A fig tree, it turns out, normally takes three years to reach full maturity. If by the third year it hasn’t started to grow fruit, then the tree’s chances at production are fairly certainly over. (It’s interesting to note that, at the time of this parable, Jesus had spent about three years of His public ministry in Judea.) Yet, in this case, the vineyard keeper and owner agree to give their fig tree just one more chance. Now, as we think about the two characters in this parable–the owner and the keeper of the vineyard–let’s not make the mistake of concluding that these two men were working from different motives regarding the fig tree’s fate. A fruitless fig tree does its owner no good whatsoever, and so the vineyard keeper is merely anticipating the desire of the owner when he begs to give the tree yet one more opportunity. This beautiful quote from Christ’s Object Lessons reads, “The owner and the dresser of the vineyard are one in their interest in the fig tree. So the Father and the Son were one in their love for the chosen people… Every means that the love of God could devise would be put in operation that they might become trees of righteousness, bringing forth fruit for the blessing of the world.” Even as the tree refuses to grow fruit, the Gardener doesn’t abandon it or stop caring for it, does He? Instead, He lavishes even more nurture and care on it! An entire extra year is given to this tree, with every possible opportunity provided for its chance of growth.

So, what happens next? Well, did you notice that Jesus does not tell us the fate of the fig tree? That’s because the parable is, in fact, an invitation. It was an invitation to repentance for the Jewish nation of Jesus’ time, and it’s just as much of an invitation for us today. It’s as if Jesus is saying to each of us, “The end of this story is up to you. I’m holding out My arms of mercy wide open to you. Will you please accept Me?”

Now, let’s jump over to Matthew 21:19 for a second, right up to the very the end of Jesus’ ministry. Here, Jesus finds yet another fig tree by the roadside: “And seeing a fig tree by the road, He came to it and found nothing on it but leaves, and said to it, ‘Let no fruit grow on you ever again.’ Immediately the fig tree withered away.” Isn’t that interesting? As we come to the conclusion of Jesus’ ministry, it’s as if we see the fate of the parable’s fig tree played out right in front of us! Tragically, the Jewish religious leaders and the Jewish nation as a whole chose to reject their Messiah. Also notice that while Jesus found no fruit on the tree, He did find of lot of leaves. You see, leaves in Scripture represent our works – our attempts to achieve our own righteousness and overcome our own guilt. Adam and Eve, for example, sewed fig leaves together to try to cover up their shame. It makes sense, right? Leaves are superficial and pretentious. They’re nice to look at, but they hide what’s underneath and can disguise the health of the tree. I read this interesting quote: “A tree which bears only leaves exists only for itself. But when fruit develops, it reaches out to a thousand unborn generations” (Leslie Hardinge, With Jesus in His Sanctuary). Jesus distinguishes the leaves from the real fruit which can only come through God’s work in us.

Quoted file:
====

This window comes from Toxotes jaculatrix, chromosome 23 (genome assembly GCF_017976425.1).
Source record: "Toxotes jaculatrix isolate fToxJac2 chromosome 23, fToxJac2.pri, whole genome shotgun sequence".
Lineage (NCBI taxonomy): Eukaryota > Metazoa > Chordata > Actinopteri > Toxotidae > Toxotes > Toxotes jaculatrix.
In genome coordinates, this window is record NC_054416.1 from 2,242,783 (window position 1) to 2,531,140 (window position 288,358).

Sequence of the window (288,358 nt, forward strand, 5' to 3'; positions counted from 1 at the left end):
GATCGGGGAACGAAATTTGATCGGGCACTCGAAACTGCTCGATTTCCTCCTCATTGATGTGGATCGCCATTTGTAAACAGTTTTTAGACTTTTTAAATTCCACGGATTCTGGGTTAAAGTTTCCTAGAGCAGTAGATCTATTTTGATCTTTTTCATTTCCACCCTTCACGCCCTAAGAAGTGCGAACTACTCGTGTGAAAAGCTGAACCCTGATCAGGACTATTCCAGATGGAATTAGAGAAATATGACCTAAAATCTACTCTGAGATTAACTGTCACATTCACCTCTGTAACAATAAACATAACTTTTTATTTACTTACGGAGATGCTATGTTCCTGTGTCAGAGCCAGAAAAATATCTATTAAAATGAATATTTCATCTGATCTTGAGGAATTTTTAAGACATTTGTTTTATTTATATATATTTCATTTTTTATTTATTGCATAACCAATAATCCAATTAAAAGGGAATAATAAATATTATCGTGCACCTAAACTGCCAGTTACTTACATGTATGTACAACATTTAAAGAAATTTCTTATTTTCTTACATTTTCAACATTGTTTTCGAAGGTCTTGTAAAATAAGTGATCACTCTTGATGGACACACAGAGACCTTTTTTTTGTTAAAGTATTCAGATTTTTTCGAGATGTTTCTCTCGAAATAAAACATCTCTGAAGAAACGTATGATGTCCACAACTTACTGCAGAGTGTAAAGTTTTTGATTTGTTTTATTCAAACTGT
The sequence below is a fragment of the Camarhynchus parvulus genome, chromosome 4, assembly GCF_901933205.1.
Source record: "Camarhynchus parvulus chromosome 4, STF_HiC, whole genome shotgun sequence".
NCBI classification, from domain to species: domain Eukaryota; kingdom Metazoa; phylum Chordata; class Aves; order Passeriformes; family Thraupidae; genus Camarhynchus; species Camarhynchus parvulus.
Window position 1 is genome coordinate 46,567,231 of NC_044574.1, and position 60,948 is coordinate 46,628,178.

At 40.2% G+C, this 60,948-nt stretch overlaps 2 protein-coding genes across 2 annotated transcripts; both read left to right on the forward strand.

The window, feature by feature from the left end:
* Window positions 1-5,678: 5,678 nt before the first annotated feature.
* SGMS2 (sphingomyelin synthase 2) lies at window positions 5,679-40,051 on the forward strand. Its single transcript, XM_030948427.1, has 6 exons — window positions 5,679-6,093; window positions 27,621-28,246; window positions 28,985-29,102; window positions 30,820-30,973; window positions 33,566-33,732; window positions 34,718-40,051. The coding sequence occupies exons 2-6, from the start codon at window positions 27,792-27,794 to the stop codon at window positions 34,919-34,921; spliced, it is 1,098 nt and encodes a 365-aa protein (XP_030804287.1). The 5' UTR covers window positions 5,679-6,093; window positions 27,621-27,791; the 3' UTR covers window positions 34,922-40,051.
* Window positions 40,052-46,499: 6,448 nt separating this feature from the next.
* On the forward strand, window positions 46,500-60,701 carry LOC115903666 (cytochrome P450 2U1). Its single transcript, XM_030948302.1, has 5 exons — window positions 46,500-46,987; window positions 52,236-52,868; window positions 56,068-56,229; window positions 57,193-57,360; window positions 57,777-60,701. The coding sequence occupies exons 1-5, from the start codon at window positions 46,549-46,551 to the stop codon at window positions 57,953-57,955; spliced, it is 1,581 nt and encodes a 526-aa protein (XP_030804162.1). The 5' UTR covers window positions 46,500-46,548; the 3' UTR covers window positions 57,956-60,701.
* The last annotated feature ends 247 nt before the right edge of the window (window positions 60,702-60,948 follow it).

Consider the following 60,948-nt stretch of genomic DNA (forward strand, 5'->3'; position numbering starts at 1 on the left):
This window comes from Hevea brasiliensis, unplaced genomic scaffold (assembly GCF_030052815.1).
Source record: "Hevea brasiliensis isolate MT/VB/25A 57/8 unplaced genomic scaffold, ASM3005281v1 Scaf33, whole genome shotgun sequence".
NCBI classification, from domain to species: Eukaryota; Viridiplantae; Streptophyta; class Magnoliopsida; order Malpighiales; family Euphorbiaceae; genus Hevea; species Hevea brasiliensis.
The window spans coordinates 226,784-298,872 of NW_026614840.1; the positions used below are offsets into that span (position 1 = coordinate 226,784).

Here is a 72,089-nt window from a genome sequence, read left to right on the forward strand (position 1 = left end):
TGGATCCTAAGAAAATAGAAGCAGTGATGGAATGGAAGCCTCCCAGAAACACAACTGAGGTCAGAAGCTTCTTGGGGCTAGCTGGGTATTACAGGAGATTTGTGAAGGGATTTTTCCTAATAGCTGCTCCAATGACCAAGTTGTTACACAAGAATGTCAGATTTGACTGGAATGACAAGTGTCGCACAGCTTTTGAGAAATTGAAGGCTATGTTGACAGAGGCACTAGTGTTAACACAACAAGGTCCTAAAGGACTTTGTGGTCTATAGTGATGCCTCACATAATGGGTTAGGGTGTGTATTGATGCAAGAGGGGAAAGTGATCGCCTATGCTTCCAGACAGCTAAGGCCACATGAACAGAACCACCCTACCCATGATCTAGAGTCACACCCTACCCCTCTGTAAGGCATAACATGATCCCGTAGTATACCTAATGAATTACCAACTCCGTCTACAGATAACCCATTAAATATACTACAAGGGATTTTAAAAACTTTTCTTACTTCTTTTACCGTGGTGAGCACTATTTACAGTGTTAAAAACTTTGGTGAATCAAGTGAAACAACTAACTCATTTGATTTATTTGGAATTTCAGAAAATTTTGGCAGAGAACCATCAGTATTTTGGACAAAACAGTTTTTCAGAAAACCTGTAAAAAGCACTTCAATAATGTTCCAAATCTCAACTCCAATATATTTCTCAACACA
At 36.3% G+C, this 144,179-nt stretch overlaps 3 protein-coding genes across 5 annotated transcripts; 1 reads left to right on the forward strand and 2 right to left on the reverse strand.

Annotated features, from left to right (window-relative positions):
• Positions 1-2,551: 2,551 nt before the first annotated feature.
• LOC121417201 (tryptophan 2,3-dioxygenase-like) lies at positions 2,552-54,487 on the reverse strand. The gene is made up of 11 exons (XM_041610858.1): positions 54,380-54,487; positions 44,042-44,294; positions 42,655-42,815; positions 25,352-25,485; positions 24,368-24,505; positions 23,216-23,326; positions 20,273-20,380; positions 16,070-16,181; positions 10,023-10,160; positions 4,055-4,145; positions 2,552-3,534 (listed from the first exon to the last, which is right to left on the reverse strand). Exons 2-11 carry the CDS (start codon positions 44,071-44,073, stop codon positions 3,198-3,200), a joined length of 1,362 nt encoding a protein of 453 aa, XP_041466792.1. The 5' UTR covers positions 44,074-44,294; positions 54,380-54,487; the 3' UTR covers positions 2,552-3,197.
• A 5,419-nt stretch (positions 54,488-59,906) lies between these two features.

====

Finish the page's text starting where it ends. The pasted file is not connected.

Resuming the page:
As we conclude our study, we come to what I feel is the “punch line” of our lesson. You see, for people like me it can be kind of intimidating to read parables like this. It makes me worry whether I’m producing enough fruit or not. Maybe I need to try harder? Work on my self-discipline a little more? But then, as I was writing this blog, I ran across Hosea 14:1-8. And it blew my mind. It reads, “O Israel, return unto the Lord thy God…. I will heal their backsliding, I will love them freely…. I will be as the dew unto Israel; he shall grow as the lily, and cast forth his roots as Lebanon…. They shall revive as the corn, and grow as the vine…. From Me is thy fruit found.” Did you catch that? Isn’t that fantastic news!? God is saying to us, “Don’t you see? You can’t produce any fruit! Only I can produce fruit in you, if you will let Me. So stop trying to do it one your own! Your fruit can only ever come from your relationship and growth in Me. From Me is thy fruit found.” Wow. I am both encouraged and humbled by this powerful reality check. I want so badly to do it all myself sometimes. I want to please God and earn His love, but I keep falling so utterly short. Maybe you can relate, too? Well, maybe it’s time for me to stop trying and start abiding